The music and performance associated with the Dalada Maligawa in Kandy is a case in point with regard to the place of music within Theravada Buddhism. This temple is known as the Tooth Relic Temple, or the Temple of the Tooth (right), because it holds one of the Buddha's teeth in safekeeping. During the reign of King Narendrasinghe (1707-1739), the Tooth Temple underwent a considerable increase in status and importance. The relic began to be included in the annual asala perahera, which had hitherto been connected to worship of the major Hindu deities; it also shed its identity as an object of Mahayana worship and began to acquire a Theravada identification.

The early rulers in the Nayakkar dynasty in Sri Lanka (1739-1815), to which Narendrasinghe's court was connected, are thought to have sought out the support of the Sinhala Theravada monastic community (sangha), and it was to bolster their claim to authority in Sri Lanka that they became patrons of Buddhist worship. Under their patronage, several important musical forms flourished, including prafasti, 'praise songs'. Ariyaratne has suggested that they are closely related, if not directly analogous, to the Tamil cintu (Sinhala, sindu), a five-line composition with a shortened first line (pallavi) and a long second line (anupallavi).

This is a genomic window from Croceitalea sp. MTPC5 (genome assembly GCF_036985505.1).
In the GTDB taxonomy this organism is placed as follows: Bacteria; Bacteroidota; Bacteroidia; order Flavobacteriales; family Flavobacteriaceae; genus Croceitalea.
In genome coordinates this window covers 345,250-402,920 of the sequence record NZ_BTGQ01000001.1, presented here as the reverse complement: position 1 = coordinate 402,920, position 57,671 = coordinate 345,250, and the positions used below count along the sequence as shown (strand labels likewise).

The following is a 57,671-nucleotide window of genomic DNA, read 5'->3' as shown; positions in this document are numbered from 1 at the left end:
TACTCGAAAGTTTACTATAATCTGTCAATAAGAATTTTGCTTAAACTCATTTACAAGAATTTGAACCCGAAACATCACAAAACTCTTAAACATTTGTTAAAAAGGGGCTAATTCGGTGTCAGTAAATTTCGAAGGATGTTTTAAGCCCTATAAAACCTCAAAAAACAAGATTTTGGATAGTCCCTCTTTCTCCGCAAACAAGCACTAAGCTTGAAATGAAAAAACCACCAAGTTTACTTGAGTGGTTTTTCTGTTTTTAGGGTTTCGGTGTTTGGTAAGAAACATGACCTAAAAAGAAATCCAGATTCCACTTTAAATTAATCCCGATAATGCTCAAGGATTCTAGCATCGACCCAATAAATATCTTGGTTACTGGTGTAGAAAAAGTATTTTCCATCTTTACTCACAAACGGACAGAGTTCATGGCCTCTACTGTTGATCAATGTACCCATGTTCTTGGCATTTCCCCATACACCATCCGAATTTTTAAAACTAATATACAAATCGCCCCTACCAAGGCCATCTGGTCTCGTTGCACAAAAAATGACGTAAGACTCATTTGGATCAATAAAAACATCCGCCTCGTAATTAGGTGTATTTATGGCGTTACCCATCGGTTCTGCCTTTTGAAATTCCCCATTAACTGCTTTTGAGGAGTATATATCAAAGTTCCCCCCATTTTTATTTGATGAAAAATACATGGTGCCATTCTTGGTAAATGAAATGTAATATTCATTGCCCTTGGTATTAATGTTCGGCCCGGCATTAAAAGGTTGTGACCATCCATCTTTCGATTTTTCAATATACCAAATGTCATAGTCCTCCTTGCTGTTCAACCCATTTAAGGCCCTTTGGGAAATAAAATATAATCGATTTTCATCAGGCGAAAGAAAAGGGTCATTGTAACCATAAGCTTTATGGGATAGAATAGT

Other elements of kavikara maduva musical performance, such as the incorporation of the udakki  'hourglass drum' and the panteru 'tambourine', reflect the broad religious and musical influences operating within Theravada Buddhist contexts. The udakki, also known as the damaru, is an hourglass drum identified with both the cosmic dance of Shiva and Buddhist tantric practice. The panteru, an idiophone, is a metal-frame instrument with jingles that are thought to signify the circle of planets. The panteru, like other elements of the kavikara manduva musical performance, is of great antiquity and exemplifies the diverse social histories that are inscribed in the music ofTheravada Buddhist worship.

Buddhist music in Sri Lanka, including chanted recitation of religious texts by monks (Bhikkus) and instrumental musical offerings by lay people, appear to be broadly consistent with the portrayal of music in the Theravada texts. These include the music of the lay Buddhist instrumental ensemble (hevisi) and Buddhist chanting (pirit).  Pirit (from paritta 'protection' in Pali) is a style of intoned recitation (sarabhanna) based on phonological properties of the Pali language, but restricted melodically to the Vedic three-tone scale. As the oldest among all the Theravada traditions outside India, the Sinhala Theravada chant traditions may afford rich insights into Indian Buddhist musical principles.